extended the negative end of potential window (not seriously affected by the solvent reduction) to -1.5 V vs Ag|AgCl|3 M NaCl. When one carefully and precisely controls the effective sample (working electrode) area in contact with the electrolyte, the integrated area of the reduction peak in such a CV curve may also provide useful information about the thiolate packing density. In our experiment, however, we did not take so much care of the working area, adjusted roughly to ∼2 × 5 mm2. Our main interest in Figure 5 is solely with respect to how the position and shape of the reduction peak are altered according to the alloy composition. It can be seen that the reductive desorption peaks for C8 SAMs (Figure 5a) are shifted as a whole to more negative potential by ∼0.2 V relative to the C2 counterparts (Figure 5b). This unanimous shift is not due to a change in the reversible reduction potential, but reflects the difference in the rate at which ions can move through the SAMs to the electrode surface to support the reduction reaction.33 Densely packed C8 SAMs naturally have a higher capability to block such an ion flux to the electrode surface than do C2 SAMs, so as to cause the reductive desorption at more negative potential. Figure 5a and b otherwise exhibits very similar dependence of the reduction peaks on the alloy composition. It is therefore believed that this compositional dependence primarily reflects some systematic changes of substrate-sulfur interactions. In Figure 5, when we first focus on the CV curves for Aurich alloy films, it can be seen that alloying of Au with a relatively minor ratio of Ag (XAg ≈ 0.2) noticeably shifted and significantly extended the desorption peak to more negative potential. In the region of XAg ) 0.2-0.4, then, a second additional peak clearly showed up at a considerably more negative potential. This is due most probably to the contribution of substrate-sulfur interactions mainly involving Ag atoms. Although the metal-sulfur binding energy may depend on the specific binding site of the S atom, the higher thiolate binding energy involving S-Ag bonds than that based on S-Au bonds can be justified also by, for example, a recent theoretical study by Cometto et al.34 Furthermore, the initial peak on the positive side, representing the contribution of Au atoms, faded out at XAg ≈ 0.5 already. These features testify to a very strong influence of Ag atoms on the substrate-sulfur interactions for the self-assembly on Ag-Au(111). This is further strengthened by looking at the desorption peaks for Ag-rich alloy films. As we go from XAg ) 1.0 to XAg ≈ 0.5, there seems only a minor effect of alloying of Ag with Au atoms, except that the reduction peak noticeably shifted to an even more negative potential (the opposite to what one would expect if the mixing with Au atoms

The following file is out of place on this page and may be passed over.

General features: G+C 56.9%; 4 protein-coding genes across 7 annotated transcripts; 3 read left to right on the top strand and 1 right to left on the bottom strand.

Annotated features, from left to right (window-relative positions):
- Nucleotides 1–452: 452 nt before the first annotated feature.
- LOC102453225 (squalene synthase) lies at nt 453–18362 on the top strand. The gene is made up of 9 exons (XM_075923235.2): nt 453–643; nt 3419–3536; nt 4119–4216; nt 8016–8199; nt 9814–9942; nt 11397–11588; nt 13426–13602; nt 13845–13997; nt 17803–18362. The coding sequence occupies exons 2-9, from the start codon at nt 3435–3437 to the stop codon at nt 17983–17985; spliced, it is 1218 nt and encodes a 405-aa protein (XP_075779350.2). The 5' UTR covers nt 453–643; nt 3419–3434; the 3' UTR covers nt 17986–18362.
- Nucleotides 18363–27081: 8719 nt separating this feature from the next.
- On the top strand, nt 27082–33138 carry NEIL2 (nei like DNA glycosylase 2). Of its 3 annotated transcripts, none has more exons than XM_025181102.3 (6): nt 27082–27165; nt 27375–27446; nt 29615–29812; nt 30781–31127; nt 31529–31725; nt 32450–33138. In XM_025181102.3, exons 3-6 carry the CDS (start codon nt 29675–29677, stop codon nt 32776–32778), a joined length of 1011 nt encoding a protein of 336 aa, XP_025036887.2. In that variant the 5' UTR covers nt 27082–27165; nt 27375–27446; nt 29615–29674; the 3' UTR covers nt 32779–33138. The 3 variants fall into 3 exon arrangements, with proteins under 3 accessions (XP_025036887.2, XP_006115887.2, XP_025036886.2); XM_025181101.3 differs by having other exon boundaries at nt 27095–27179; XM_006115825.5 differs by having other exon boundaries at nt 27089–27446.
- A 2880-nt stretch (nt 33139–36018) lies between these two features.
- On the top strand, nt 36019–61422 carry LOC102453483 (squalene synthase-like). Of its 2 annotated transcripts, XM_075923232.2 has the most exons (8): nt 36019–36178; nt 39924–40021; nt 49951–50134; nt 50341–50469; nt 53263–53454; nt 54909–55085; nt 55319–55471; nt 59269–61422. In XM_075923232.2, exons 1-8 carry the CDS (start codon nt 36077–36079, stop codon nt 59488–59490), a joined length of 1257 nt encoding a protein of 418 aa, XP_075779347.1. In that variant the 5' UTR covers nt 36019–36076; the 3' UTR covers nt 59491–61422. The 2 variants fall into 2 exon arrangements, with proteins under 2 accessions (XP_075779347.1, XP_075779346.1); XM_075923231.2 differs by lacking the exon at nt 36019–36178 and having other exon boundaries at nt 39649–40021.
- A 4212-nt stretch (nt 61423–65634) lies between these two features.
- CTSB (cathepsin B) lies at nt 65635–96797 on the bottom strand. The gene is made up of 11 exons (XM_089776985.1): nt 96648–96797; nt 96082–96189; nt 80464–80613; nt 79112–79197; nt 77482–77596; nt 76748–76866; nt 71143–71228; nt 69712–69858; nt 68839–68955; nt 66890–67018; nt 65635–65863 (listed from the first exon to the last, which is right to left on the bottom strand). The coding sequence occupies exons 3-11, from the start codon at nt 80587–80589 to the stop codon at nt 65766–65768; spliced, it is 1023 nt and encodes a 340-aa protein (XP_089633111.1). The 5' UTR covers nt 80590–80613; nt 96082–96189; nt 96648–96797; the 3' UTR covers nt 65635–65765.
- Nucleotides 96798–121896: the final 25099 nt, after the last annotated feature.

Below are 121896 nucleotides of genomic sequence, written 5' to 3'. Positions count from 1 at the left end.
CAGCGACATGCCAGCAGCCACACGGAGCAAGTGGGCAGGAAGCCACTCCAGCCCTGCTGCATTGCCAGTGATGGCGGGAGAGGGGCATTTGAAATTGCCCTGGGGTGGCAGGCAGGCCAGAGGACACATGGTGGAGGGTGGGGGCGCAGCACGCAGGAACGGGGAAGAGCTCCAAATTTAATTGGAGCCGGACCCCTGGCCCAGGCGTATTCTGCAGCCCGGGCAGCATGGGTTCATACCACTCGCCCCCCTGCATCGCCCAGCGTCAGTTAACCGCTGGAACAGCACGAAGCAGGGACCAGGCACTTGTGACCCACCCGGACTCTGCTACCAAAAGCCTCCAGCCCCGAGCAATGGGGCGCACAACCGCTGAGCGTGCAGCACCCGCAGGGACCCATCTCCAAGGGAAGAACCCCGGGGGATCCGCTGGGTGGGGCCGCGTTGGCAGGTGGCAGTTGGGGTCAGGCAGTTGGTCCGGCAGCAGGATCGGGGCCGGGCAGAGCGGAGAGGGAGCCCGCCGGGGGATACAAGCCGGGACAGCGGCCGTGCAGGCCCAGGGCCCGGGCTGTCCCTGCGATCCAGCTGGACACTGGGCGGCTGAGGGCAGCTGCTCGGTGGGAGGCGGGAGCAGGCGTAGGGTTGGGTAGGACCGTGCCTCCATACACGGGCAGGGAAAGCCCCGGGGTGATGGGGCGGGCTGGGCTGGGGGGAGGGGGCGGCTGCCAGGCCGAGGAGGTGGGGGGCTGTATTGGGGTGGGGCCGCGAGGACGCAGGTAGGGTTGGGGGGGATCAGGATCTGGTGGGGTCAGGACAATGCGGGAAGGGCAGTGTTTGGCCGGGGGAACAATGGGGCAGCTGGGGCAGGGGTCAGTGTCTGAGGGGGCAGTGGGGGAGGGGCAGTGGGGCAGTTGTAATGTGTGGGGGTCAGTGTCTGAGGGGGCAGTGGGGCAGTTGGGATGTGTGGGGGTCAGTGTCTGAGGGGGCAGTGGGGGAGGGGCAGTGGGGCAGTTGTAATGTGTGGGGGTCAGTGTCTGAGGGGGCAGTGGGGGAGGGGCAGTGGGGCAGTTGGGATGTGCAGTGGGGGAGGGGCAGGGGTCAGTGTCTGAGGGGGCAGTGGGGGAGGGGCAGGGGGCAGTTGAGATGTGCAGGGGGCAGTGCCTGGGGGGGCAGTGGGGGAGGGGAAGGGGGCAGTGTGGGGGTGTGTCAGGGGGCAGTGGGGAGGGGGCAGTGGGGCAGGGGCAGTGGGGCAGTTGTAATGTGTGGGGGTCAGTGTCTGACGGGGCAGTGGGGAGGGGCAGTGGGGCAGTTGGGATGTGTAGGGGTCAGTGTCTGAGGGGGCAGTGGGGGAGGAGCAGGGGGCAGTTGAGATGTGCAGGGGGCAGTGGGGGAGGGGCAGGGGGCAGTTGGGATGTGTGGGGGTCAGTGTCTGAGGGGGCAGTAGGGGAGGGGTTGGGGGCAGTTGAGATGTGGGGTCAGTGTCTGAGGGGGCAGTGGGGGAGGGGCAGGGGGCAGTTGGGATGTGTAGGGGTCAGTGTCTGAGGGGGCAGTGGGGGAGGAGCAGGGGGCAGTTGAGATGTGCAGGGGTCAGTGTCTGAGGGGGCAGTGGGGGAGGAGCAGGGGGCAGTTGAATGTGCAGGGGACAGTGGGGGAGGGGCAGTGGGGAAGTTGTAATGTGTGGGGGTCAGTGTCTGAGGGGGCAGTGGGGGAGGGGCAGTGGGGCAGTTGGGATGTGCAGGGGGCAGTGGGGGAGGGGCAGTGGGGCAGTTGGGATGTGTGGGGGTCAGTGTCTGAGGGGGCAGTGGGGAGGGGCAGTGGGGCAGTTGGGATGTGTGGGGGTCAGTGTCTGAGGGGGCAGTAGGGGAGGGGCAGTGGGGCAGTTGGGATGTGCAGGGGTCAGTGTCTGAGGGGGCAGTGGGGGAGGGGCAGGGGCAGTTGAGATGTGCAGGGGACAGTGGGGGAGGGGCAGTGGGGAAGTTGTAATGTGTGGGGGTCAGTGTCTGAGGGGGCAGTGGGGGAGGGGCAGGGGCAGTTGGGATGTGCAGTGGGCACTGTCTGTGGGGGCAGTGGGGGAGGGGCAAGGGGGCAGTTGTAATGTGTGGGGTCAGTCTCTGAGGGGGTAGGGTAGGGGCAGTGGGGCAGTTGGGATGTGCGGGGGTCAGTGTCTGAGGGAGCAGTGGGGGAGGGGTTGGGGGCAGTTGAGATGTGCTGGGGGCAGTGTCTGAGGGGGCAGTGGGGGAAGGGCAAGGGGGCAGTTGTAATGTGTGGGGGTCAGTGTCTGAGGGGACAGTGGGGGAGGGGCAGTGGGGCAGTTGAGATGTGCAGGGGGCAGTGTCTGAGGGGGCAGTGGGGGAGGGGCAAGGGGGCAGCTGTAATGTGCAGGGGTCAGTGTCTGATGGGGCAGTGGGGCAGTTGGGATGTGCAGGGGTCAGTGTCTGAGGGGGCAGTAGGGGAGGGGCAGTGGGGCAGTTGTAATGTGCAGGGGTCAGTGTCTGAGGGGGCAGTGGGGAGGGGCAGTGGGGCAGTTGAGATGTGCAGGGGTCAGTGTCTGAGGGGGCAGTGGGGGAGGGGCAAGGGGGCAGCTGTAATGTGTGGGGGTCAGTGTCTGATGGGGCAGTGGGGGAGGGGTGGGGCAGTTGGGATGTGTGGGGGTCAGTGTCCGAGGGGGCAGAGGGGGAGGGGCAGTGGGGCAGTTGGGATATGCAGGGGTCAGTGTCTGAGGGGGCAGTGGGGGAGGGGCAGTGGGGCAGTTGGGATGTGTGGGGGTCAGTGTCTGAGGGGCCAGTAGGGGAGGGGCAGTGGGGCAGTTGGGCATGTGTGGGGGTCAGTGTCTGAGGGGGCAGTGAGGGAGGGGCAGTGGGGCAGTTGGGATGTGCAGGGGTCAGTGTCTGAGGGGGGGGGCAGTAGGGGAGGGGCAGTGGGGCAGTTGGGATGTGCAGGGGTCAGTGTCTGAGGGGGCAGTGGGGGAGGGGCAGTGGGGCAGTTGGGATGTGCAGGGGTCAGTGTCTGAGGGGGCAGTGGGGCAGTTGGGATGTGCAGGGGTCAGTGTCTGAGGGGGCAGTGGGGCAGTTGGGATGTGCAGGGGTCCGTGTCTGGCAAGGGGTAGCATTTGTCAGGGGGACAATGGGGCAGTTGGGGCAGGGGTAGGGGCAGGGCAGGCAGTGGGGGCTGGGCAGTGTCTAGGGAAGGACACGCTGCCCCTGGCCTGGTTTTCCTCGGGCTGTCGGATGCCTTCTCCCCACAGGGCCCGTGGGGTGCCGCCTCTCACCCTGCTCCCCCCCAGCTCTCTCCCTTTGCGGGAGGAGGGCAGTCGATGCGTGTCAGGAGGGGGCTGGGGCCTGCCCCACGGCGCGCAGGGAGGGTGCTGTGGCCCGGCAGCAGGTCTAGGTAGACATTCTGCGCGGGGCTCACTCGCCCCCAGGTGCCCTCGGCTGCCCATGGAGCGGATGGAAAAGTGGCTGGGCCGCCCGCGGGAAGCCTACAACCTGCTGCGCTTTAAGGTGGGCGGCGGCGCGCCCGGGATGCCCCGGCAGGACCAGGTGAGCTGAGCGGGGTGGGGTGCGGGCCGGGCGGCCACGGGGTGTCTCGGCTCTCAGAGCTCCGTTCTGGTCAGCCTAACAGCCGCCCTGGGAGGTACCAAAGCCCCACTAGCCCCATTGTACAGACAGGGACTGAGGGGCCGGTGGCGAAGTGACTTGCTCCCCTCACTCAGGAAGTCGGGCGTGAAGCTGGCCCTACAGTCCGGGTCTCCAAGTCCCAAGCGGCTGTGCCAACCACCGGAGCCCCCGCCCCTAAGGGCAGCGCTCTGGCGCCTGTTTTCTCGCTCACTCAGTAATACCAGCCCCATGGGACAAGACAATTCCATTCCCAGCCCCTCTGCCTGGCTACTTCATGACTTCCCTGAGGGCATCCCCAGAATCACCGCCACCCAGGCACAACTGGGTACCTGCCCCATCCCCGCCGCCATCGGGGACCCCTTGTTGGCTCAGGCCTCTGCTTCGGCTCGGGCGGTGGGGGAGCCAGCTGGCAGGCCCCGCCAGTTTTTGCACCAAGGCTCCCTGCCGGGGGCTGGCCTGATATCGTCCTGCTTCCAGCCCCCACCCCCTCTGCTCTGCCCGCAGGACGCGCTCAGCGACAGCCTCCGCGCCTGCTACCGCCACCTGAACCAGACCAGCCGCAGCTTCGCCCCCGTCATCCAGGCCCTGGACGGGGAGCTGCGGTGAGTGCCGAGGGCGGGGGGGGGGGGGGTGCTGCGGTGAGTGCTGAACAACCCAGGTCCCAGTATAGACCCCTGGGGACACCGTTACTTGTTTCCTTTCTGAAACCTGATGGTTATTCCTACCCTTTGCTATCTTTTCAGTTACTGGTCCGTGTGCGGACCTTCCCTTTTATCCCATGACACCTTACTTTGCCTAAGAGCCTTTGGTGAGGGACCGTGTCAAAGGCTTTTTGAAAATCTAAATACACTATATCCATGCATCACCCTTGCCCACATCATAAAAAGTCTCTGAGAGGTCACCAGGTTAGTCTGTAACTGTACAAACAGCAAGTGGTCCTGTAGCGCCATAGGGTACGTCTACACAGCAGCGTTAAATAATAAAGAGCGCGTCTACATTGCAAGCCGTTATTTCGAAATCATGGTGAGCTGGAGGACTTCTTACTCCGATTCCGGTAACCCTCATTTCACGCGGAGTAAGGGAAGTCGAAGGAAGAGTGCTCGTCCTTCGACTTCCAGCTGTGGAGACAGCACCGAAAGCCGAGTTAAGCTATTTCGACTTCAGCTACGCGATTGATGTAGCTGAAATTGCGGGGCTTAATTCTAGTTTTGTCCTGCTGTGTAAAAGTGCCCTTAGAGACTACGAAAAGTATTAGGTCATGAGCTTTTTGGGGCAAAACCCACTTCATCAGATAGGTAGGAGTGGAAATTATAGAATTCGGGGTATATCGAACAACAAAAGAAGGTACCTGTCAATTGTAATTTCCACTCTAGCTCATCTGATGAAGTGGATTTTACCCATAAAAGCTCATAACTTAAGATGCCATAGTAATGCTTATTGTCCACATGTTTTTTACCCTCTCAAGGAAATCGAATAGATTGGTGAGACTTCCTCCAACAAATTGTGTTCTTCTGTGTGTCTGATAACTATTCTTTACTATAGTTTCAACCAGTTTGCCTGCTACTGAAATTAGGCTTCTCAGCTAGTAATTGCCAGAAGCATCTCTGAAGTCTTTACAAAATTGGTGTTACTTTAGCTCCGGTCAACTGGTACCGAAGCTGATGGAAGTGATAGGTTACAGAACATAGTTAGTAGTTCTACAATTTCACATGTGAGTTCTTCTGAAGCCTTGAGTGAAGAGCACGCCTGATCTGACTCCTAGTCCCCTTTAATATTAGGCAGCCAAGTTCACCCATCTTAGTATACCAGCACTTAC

21128 J. Phys. Chem. B, Vol. 110, No. 42, 2006 tends to weaken the substrate-sulfur interactions on the average due to the above-noted smaller binding energy associated with S-Au bonds). Because this commonly occurred both for C8 and for C2 SAMs, the alkyl chains have probably no relevance. The origin of this unique shift will be discussed later. To explain the results shown in Figure 5 in more detail, it is helpful to refer to the simple model lattices of circles as shown in Figure 6a and b, which are for XAg ≈ 0.2 and for XAg ≈ 0.5, respectively. Here, Ag and Au atoms were arranged randomly in the (111) lattice, so as to remove the elemental periodicity on the surface. This is the most likely situation on the (111) surface of Ag-Au alloy that is an isomorphous binary system where metals are completely soluble in each other at an arbitrary composition. Figure 6a also helps one visualize the concept of “isolated” Ag atoms in the (111) lattice for the range of alloy composition, XAg e 1/3. We already suggested that surface oxide species no longer form once this condition for the surface Ag atoms is satisfied (Figure 3). In Figure 6, all of the S atoms (represented by large open circles) were arranged orderly on hollow sites with a packing density identical to that for a (x3×x3)R30° structure for simplicity. This does not properly represent, therefore, the increased thiolate packing density with increasing Ag ratio (Figure 4). Also, the choice of hollow sites for the sulfur binding sites on such an alloy surface has no particular justification. Figure 6a suggests that even in this Au-rich alloy phase a considerable fraction of the S atoms are forced to have partial coordination to Ag atoms. This accounts for the gradual shift and extension of the reductive desorption peak to more negative potential with increasing Ag ratio in the Au-rich regime (Figure 5). The point made in Figure 6b is that the contribution of S-Ag bonds may increase dramatically at XAg ≈ 0.5 already. This is consistent with the result (Figure 5) that the reductive desorption peak analogous in position to that for Ag(111) predominated in some wide rage of alloy composition down to XAg ≈ 0.5. We have also pointed out that the reduction peak for Agrich alloy films exhibited an unexpected shift to even more negative potential than that for Ag(111). The reason for this interesting behavior is not necessarily clear at present, however. It might be related to the excess thiolate packing density on Ag(111) that does not allow all of the S atoms to occupy equivalent lattice sites of highest binding energy. For Ag-rich alloy films, the thiolate packing becomes less dense than on Ag(111), so that more S atoms may look for stronger biding sites. It may be also possible that the presence of Au atoms (more electronegative than Ag atoms) makes adjacent S-Ag bonds more ionic and thus stronger. STM Studies of SAMs on Ag-Au(111). Figure 7 shows a collection of narrow-scan (10 nm across) STM images taken for C8 and C2 SAMs on various substrates with different alloy compositions. On Au(111) and Ag(111), both C8 and C2 SAMs were quite easy to image with good enough (often excellent) molecular resolution to infer in what possible packing patterns they are ordered. According to the corresponding images presented in Figure 7, the structures of C8-Au(111), C2-Au(111), C8-Ag(111), and C2-Ag(111) can be identified with 3×2x3, 3×4, distorted (x7×x7)R19.1°, and (x7×x7)R19.1°, respectively. On Ag-Au(111), however, the chance to acquire such molecularly resolved images was extremely reduced. In Figure 7, images that fortunately exhibited some periodic structures on the SAM-covered alloy films are selected, but even in such images and, besides, in such a small scan window, the fraction of ordered or quasi-ordered portion was still limited. This is not due to the relatively short SAM incubation time (10 min)